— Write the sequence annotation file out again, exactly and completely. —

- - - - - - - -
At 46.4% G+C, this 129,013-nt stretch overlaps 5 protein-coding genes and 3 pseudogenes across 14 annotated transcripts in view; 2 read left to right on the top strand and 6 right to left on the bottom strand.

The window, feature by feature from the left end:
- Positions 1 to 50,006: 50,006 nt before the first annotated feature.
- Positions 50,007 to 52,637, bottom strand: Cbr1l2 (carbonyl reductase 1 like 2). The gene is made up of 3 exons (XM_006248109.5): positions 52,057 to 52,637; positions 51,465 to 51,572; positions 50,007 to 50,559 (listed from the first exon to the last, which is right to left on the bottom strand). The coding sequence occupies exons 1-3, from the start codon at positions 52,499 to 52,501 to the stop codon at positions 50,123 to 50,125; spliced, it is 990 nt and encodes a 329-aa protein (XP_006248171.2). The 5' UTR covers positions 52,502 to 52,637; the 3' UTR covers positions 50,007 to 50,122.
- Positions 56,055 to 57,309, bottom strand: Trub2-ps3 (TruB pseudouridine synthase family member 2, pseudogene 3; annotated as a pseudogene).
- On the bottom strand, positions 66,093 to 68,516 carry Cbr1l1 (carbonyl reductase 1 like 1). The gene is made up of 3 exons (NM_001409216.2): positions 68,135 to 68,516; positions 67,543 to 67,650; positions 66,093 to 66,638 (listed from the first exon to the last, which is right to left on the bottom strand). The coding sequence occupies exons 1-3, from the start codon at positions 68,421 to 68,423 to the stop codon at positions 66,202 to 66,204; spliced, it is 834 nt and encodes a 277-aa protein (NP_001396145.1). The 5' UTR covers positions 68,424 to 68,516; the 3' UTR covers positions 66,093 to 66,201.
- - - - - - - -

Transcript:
At 46.4% G+C, this 129,013-nt stretch overlaps 5 protein-coding genes and 3 pseudogenes across 14 annotated transcripts in view; 2 read left to right on the top strand and 6 right to left on the bottom strand.

The window, feature by feature from the left end:
- Positions 1 to 50,006: 50,006 nt before the first annotated feature.
- Positions 50,007 to 52,637, bottom strand: Cbr1l2 (carbonyl reductase 1 like 2). The gene is made up of 3 exons (XM_006248109.5): positions 52,057 to 52,637; positions 51,465 to 51,572; positions 50,007 to 50,559 (listed from the first exon to the last, which is right to left on the bottom strand). The coding sequence occupies exons 1-3, from the start codon at positions 52,499 to 52,501 to the stop codon at positions 50,123 to 50,125; spliced, it is 990 nt and encodes a 329-aa protein (XP_006248171.2). The 5' UTR covers positions 52,502 to 52,637; the 3' UTR covers positions 50,007 to 50,122.
- Positions 56,055 to 57,309, bottom strand: Trub2-ps3 (TruB pseudouridine synthase family member 2, pseudogene 3; annotated as a pseudogene).
- On the bottom strand, positions 66,093 to 68,516 carry Cbr1l1 (carbonyl reductase 1 like 1). The gene is made up of 3 exons (NM_001409216.2): positions 68,135 to 68,516; positions 67,543 to 67,650; positions 66,093 to 66,638 (listed from the first exon to the last, which is right to left on the bottom strand). The coding sequence occupies exons 1-3, from the start codon at positions 68,421 to 68,423 to the stop codon at positions 66,202 to 66,204; spliced, it is 834 nt and encodes a 277-aa protein (NP_001396145.1). The 5' UTR covers positions 68,424 to 68,516; the 3' UTR covers positions 66,093 to 66,201.